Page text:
Originally Posted by Angel of Blood
I found the interactions between Kyriss and Ka'Bandha to be more odd than anything, something about two greater daemons from different gods having a long chat in a room just didn't seem right.
This. Very much this. This whole concept of greater daemons working together is so mindbogglingly insane that it's not supposed to feel right. It's the kind of thing that you couldn't ever get right if you tried to make it feel natural. So, yeah, odd is good in this case. Chaos should be unfathomable by sane minds, and interactions between its polar opposites should be anything but what you'd expect them to be.
The fact that there's even any interactions between the two daemons should also give the readers a hint just how important it was for Chaos to turn the Blood Angels over.
On a different note, I agree that character development was done more by descriptions and outright statements than through memorable scenes or lines, but I found it somewhat refreshing.
Sure, Raldoron doesn't come off as great as Argel Tal, or Sevatar, or Corswain, or Azek Ahriman, or Aenid Thiel, or... Anyway, back to my point. I like the fact that characters get sketchy development time, and that they feel more like rank and file marines.
An individual's capacity for heroism is not just measured by the opportunity to be in the right place for a really awesome character development scene. Not everybody gets to utter "Forgive me" before plunging the galaxy into civil war. Not everybody gets to ram a chainsword up a primarchs' spine. Not everybody gets to be the first to utter the words that still rally the forces of Chaos ten thousand years after he dies. Raldoron isn't that guy, he's far more understated as a character, even though his well deserved reputation is still enough to ensure he is counted among the equals of the aforementioned characters. He's more evenly tempered, none of the others' traits are as obvious about him. He's not as prone to the others' greatness, but neither is he as prone to their flaws.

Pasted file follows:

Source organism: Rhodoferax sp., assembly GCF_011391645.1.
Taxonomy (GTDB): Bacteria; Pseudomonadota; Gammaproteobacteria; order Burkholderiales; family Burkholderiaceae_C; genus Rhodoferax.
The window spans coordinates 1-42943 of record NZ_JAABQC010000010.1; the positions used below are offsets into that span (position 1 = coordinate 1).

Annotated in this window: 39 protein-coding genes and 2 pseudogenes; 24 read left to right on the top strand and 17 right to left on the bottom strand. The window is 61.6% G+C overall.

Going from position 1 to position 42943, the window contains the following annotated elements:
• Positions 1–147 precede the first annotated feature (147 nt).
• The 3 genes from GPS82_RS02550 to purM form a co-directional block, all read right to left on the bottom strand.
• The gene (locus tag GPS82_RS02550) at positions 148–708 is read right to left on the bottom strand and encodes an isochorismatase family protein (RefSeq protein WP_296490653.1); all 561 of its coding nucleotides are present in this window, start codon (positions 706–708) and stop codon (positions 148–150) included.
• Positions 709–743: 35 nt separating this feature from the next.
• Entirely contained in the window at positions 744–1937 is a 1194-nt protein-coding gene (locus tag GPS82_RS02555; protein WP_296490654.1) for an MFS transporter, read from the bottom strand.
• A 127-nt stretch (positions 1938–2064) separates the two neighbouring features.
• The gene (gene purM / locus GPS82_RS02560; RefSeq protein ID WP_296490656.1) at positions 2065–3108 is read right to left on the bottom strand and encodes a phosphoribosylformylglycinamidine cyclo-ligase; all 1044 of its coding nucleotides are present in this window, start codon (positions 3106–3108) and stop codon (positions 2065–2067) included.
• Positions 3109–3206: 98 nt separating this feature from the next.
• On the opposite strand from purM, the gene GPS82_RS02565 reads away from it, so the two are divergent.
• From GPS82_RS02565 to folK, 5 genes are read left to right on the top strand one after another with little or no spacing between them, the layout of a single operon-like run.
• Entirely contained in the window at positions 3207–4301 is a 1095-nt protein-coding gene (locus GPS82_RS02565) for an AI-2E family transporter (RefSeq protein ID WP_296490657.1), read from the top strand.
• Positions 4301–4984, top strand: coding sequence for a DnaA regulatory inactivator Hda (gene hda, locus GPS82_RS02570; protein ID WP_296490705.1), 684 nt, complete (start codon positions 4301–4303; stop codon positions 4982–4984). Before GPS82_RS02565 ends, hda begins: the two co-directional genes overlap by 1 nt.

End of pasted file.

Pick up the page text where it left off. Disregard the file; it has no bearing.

Another thing I feel like mentioning is that he's actually closer to a Space Marines Battles character than his Heresy counterparts. In a broader sense, that's a good thing. There's an obvious difference of style between the two series, and having all Heresy-era characters portrayed as larger than life figures just dampens the heroes of the 41st millenium somewhat and leads to saturation of the Heresy series. Every now and then you need a book that focuses more on revealing new events rather than on adding yet new characters whose needs for development will only cause more trouble reconciling as the story drives closer to the siege of Terra.
Anyway, I wouldn't go as far as LotN as to say it's the best Heresy book (mostly because I can probably recite half of The First Heretic by memory alone now), but it was a very enjoyable read nonetheless. I really didn't have any problems with the characterizations being kept light (even though I'm a sucker for depth and grayshading), nor did the pacing seem off.
Amit rocks, though. I could well see him in an audiobook of his own...